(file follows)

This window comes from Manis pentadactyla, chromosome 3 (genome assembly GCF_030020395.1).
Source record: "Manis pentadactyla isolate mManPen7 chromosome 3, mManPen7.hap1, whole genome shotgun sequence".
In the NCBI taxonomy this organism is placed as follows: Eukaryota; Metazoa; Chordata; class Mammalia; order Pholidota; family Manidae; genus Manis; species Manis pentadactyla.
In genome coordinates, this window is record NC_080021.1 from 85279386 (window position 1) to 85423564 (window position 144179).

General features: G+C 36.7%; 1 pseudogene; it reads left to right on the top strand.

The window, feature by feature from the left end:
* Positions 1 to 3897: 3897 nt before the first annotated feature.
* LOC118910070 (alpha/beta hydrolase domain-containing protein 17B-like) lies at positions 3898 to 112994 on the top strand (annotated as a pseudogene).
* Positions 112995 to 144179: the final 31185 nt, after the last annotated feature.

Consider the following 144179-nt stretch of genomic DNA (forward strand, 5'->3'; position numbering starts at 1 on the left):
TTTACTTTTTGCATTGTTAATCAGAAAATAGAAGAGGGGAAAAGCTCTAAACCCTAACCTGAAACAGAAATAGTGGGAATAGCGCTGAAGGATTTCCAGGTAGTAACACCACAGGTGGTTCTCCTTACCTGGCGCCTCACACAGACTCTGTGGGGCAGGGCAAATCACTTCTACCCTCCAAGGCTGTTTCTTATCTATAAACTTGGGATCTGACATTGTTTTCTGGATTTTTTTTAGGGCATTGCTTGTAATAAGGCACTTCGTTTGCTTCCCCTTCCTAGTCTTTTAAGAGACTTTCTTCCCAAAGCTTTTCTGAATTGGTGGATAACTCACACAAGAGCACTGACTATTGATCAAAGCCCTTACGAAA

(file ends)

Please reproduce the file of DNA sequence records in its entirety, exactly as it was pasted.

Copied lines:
This window comes from Manis pentadactyla, chromosome 3 (genome assembly GCF_030020395.1).
Source record: "Manis pentadactyla isolate mManPen7 chromosome 3, mManPen7.hap1, whole genome shotgun sequence".
In the NCBI taxonomy this organism is placed as follows: Eukaryota; Metazoa; Chordata; class Mammalia; order Pholidota; family Manidae; genus Manis; species Manis pentadactyla.
In genome coordinates, this window is record NC_080021.1 from 85279386 (window position 1) to 85423564 (window position 144179).

General features: G+C 36.7%; 1 pseudogene; it reads left to right on the top strand.

The window, feature by feature from the left end:
* Positions 1 to 3897: 3897 nt before the first annotated feature.
* LOC118910070 (alpha/beta hydrolase domain-containing protein 17B-like) lies at positions 3898 to 112994 on the top strand (annotated as a pseudogene).
* Positions 112995 to 144179: the final 31185 nt, after the last annotated feature.

Consider the following 144179-nt stretch of genomic DNA (forward strand, 5'->3'; position numbering starts at 1 on the left):
TTTACTTTTTGCATTGTTAATCAGAAAATAGAAGAGGGGAAAAGCTCTAAACCCTAACCTGAAACAGAAATAGTGGGAATAGCGCTGAAGGATTTCCAGGTAGTAACACCACAGGTGGTTCTCCTTACCTGGCGCCTCACACAGACTCTGTGGGGCAGGGCAAATCACTTCTACCCTCCAAGGCTGTTTCTTATCTATAAACTTGGGATCTGACATTGTTTTCTGGATTTTTTTTAGGGCATTGCTTGTAATAAGGCACTTCGTTTGCTTCCCCTTCCTAGTCTTTTAAGAGACTTTCTTCCCAAAGCTTTTCTGAATTGGTGGATAACTCACACAAGAGCACTGACTATTGATCAAAGCCCTTACGAAA